Recently, a friend of mine asked me to create a learning plan for him. He said that learning this new piece of software would really help in in his career and would give him lots of visibility in his organization but he did not know where to begin. He knew that I was a certified technical trainer and asked me for help. I honestly did not know much about the software he was asking me help for but I sure know how to create a learning plan so I went to work. Here are the steps that I used to create a learning plan for him and you can use these steps to create a learning plan for yourself for any software that you are trying to learn.
Step 1 – Determine Your Current Knowledge Level
Typically the users who are trying to learn something new fall in to one three skill categories; novice, intermediate and advanced. Here is how you can determine your skill level as it pertains to a particular software.
You are likely a novice if you fit the following criteria.
- You have never used the software before but you have heard of it or seen others using it. You also may or may not be conversant in what exactly the software does.
- You have used the software but do not understand its major functionality, how it brings value to a business and you do not use the software as part of your daily job functions.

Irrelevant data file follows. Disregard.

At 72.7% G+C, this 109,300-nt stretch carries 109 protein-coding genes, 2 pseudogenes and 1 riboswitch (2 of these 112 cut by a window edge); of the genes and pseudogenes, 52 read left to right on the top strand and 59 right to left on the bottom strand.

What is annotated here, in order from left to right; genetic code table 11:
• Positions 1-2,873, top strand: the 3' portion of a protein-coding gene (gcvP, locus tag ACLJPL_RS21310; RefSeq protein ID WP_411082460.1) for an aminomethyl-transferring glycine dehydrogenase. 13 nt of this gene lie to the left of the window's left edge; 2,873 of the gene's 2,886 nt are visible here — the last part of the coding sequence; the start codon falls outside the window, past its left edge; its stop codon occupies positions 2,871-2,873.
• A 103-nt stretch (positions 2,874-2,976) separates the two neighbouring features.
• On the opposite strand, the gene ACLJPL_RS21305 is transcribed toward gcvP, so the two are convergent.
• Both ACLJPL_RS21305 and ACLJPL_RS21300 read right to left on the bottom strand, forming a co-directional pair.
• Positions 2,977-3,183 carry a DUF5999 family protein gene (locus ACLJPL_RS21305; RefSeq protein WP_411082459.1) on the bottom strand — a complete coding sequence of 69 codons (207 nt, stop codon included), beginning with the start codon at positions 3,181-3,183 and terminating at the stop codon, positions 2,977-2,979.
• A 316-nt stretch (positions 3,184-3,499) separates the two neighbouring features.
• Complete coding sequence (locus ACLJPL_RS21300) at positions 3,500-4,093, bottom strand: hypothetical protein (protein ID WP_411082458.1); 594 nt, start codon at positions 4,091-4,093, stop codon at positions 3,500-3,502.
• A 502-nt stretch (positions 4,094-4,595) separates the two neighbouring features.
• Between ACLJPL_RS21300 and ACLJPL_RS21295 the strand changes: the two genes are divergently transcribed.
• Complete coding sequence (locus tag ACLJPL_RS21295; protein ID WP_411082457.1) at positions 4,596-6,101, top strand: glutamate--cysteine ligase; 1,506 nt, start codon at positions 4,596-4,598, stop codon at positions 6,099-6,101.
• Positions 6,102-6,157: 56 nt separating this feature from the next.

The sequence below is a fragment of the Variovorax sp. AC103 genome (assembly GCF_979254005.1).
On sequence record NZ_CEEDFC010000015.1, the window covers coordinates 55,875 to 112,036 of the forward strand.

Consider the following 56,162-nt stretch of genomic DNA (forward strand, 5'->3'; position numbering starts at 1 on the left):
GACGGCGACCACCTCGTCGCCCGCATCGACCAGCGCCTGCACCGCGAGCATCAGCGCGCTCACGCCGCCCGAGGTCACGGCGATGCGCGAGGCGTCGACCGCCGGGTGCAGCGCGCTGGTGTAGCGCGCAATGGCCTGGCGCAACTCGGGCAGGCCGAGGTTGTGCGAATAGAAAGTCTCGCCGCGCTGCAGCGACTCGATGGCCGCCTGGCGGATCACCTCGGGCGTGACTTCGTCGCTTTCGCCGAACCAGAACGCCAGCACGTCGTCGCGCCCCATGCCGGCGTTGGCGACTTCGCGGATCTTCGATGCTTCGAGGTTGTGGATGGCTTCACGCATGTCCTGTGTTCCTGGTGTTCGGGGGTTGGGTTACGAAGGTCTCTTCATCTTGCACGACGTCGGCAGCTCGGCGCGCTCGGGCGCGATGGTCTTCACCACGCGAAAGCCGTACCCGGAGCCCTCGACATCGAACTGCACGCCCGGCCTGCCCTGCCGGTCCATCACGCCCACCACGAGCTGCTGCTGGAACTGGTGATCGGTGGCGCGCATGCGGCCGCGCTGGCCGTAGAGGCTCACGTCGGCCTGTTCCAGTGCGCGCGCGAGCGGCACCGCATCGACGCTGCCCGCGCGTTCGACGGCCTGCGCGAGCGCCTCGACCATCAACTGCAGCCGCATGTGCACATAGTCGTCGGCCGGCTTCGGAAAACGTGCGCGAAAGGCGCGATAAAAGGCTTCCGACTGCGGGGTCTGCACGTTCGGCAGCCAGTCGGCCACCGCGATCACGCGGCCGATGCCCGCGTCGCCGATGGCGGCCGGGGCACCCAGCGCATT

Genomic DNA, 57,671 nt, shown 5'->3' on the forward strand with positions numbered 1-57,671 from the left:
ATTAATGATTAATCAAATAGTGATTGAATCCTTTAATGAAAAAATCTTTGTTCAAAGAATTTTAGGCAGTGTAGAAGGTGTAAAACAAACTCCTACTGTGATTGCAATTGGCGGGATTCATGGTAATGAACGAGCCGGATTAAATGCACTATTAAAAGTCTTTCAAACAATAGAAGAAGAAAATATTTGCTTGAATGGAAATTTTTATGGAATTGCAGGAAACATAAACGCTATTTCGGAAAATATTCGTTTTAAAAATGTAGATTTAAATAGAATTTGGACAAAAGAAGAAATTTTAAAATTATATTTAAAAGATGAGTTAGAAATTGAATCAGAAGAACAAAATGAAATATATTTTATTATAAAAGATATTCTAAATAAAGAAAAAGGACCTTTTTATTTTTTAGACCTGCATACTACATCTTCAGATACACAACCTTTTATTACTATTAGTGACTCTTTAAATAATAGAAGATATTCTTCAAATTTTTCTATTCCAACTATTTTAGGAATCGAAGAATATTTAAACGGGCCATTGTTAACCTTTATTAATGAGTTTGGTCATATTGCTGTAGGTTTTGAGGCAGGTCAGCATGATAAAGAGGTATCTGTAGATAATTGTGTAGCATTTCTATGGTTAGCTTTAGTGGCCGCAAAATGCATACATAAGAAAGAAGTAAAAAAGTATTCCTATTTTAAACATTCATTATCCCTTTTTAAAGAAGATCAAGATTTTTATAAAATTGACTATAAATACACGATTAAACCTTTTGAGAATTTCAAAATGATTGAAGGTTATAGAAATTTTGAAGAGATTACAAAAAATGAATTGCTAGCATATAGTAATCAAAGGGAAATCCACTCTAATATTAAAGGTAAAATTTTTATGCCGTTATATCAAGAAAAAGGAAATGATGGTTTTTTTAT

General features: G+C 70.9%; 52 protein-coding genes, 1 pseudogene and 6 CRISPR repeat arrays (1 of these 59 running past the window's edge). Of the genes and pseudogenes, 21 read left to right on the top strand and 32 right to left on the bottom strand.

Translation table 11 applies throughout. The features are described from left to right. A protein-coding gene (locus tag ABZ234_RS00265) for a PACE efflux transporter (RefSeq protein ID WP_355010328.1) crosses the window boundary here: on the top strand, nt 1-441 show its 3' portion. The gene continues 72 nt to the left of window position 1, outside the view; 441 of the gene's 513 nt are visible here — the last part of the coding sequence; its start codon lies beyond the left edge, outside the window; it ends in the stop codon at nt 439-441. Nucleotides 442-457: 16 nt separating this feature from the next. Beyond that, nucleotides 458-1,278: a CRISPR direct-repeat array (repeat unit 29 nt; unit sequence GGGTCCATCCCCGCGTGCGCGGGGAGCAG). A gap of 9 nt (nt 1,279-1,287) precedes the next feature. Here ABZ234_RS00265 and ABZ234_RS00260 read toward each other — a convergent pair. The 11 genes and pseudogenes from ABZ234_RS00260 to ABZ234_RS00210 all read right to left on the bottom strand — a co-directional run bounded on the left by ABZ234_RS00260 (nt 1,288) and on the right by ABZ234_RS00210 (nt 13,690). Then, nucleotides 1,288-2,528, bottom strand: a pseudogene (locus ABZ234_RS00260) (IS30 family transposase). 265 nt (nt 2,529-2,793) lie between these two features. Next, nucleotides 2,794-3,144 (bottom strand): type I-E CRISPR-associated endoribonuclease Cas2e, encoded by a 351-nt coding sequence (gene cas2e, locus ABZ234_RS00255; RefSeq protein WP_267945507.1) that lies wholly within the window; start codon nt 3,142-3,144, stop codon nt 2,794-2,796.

- You use the software as part of your job function but are not familiar with some of the more advanced features and are probably not the person a colleague comes to for help when they are looking for help on the software.
You are likely intermediate if you fit the following criteria.
- You use the software as part of your job function and are familiar with some of the advanced functions of the software. You are probably not the go to person for help on the software but when presented with a new question or challenge regarding the software, you can read documentation and find the answer.
- You have taken classroom or online training in the software and have received a certification in the software.
You are likely advanced if you fit the following criteria.
- You have taken multiple training courses on the software and have multiple certifications on the software as well.
- You are the go to person in your organization regarding questions about the software and you are regularly consulted by others regarding how best utilize the software.
- You are familiar with most of the advanced features of the software and only need to read documentation rarely when presented with an advanced task in the software.
Step 2 – Determine Your Objective
For all three of there skills levels above, the objectives for a learning plan are likely to be different. A beginner may be looking to become conversant in the software and may perhaps be looking to gain skill in the software in order to improve their job performance. An intermediate user may be looking to become advanced and perhaps an advanced users wants to perfect his craft and is looking to do a deep-dive on a particular function of the software. Which ever of these categories you fall under, you must first determine your level and the objective of your training. My friend described himself as beginner and was looking to become advanced in order to take his career to the next level.
Step 3 – Consult Someone With Experience
In this step, you must consult someone who is at the skill level where you would like to be and ask them for help. Key questions to ask this person include
- What training / classes did they take.